Separation of Payroll for Contracting Employers in Construction or Erection Operations: An Update

Recently, the New York Compensation Insurance Rating Board (NYCIRB) amended the New York Workers Compensation and Employers Liability Manual. The update – effective January 1, 2018 – revised application of Manual Rule IV D.7., which relates to the separation of payroll for contracting employers, by adding the wording “All Operations to Completion” to all 85 contracting classification phraseologies.

Soon after, NYCIRB released another memo clarifying the changes made to the New York Workers Compensation and Employers Liability Manual. Here’s what they said:

“The approved filing described in RC 2454 does not change the existing methodology for classifying Construction or Erection Operations. Rather, the addition of the phrase “all operations to completion” to these construction classification phraseologies clarifies that incidental operations performed within a specific trade at a single job or location are not eligible for a separate classification code assignment even if separate payroll records are maintained.”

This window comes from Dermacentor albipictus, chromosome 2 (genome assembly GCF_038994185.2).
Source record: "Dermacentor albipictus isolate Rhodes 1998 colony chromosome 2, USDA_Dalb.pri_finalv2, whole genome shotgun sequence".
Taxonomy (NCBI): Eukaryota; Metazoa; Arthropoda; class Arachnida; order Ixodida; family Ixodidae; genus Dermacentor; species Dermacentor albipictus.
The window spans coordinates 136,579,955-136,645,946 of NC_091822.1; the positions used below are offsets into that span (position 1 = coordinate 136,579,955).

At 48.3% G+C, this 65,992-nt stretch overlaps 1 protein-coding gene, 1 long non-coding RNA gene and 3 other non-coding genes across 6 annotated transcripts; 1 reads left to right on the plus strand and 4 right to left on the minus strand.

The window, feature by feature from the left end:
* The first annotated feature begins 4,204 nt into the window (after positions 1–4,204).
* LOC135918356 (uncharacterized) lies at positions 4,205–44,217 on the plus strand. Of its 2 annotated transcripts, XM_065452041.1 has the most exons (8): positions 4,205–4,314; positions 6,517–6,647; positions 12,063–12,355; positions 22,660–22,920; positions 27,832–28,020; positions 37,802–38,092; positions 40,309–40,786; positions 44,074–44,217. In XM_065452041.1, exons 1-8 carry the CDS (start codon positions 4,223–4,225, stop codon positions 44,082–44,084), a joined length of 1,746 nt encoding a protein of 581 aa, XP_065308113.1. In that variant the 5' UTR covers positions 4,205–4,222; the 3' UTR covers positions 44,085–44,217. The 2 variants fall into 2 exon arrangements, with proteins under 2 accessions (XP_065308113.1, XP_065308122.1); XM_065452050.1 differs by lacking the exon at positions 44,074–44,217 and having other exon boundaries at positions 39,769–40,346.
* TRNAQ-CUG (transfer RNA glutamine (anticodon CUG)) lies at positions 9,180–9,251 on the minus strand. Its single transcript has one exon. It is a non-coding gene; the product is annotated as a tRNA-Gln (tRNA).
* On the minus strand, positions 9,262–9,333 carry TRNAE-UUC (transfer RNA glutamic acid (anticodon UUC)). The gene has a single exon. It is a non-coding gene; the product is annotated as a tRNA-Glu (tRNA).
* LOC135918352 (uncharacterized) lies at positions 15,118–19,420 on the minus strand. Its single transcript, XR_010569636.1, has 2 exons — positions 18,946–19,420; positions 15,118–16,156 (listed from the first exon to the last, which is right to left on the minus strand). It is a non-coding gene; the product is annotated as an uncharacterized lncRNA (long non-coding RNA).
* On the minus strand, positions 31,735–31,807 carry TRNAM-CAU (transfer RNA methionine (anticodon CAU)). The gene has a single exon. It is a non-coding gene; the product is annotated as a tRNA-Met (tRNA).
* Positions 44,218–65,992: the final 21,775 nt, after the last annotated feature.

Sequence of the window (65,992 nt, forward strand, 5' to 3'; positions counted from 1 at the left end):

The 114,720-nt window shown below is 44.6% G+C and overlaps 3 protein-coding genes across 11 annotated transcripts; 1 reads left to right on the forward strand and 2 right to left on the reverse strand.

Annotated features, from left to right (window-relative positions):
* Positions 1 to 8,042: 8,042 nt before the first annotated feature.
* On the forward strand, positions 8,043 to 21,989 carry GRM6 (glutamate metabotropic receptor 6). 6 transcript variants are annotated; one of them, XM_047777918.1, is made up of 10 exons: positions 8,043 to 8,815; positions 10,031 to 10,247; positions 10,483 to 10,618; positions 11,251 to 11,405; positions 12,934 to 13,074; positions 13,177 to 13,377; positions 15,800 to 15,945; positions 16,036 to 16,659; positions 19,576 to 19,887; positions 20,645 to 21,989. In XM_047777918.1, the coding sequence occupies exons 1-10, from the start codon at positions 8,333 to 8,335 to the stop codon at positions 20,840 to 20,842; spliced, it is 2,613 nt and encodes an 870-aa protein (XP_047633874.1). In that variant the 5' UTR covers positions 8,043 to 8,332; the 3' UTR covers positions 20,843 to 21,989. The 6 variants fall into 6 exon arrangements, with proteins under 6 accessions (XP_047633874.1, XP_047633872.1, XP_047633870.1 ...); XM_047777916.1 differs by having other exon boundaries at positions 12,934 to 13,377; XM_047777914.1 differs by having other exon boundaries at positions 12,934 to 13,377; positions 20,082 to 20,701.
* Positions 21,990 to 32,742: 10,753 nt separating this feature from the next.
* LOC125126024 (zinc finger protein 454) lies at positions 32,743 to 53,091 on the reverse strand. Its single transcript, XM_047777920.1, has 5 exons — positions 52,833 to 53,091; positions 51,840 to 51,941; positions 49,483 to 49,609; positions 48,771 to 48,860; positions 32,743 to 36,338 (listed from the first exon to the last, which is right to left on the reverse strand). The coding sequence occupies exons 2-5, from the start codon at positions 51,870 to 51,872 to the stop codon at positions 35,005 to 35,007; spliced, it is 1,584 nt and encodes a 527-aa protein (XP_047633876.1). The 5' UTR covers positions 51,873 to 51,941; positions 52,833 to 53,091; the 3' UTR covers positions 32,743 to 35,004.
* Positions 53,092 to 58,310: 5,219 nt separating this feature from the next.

As was the case prior to the original memo, each distinct type of construction or erection operation at a single job or location will continue to be assigned to the classification which specifically describes the operations performed provided separate payroll records are maintained for each trade/operation.

Understandably, a number of our clients from the construction industry reached out to us for clarification on what this means for their businesses. The most common interpretation of the release is that multiple codes are only available if and when the employees performing the incidental work belong to a designated separate crew (that is separate from the main work and separate payrolls are kept.) However, there may be various interpretations on the rule from the New York State Insurance Fund and/or standard carriers.

The safest way to ensure there are no issues is to interpret the manual’s update to mean there need to be designated crews doing only one classification of work and not mixing duties and classifications.  In addition, those payroll records should be well-maintained and clear. We recommend keeping this in mind for projects where there are employees doing a decent amount of split work (in two significantly different class codes.)

These updates also open up broader conversations outside of this specific situation, most notably ensuring use of proper classification and management of audit issues across industries. We’re happy to talk about these important topics more to further clarify for clients. To get in touch about business insurance, please click here or contact us at 800-242-2433.

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